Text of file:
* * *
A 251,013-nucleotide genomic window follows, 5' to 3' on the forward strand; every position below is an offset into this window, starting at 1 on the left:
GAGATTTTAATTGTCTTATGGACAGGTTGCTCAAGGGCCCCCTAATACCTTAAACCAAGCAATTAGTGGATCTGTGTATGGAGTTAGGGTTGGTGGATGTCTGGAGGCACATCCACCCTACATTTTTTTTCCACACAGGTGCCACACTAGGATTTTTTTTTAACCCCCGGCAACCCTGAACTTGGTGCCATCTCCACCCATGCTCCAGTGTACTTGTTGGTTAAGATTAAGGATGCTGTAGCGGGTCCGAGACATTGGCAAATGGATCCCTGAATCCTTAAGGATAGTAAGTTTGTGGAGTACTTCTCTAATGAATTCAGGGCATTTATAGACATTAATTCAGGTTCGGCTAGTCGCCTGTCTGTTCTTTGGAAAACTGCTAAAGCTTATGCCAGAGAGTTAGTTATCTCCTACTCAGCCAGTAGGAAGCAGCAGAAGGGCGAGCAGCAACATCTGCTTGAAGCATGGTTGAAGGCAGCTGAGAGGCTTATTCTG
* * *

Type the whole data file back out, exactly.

A 251,013-nucleotide genomic window follows, 5' to 3' on the forward strand; every position below is an offset into this window, starting at 1 on the left:
GAGATTTTAATTGTCTTATGGACAGGTTGCTCAAGGGCCCCCTAATACCTTAAACCAAGCAATTAGTGGATCTGTGTATGGAGTTAGGGTTGGTGGATGTCTGGAGGCACATCCACCCTACATTTTTTTTCCACACAGGTGCCACACTAGGATTTTTTTTTAACCCCCGGCAACCCTGAACTTGGTGCCATCTCCACCCATGCTCCAGTGTACTTGTTGGTTAAGATTAAGGATGCTGTAGCGGGTCCGAGACATTGGCAAATGGATCCCTGAATCCTTAAGGATAGTAAGTTTGTGGAGTACTTCTCTAATGAATTCAGGGCATTTATAGACATTAATTCAGGTTCGGCTAGTCGCCTGTCTGTTCTTTGGAAAACTGCTAAAGCTTATGCCAGAGAGTTAGTTATCTCCTACTCAGCCAGTAGGAAGCAGCAGAAGGGCGAGCAGCAACATCTGCTTGAAGCATGGTTGAAGGCAGCTGAGAGGCTTATTCTG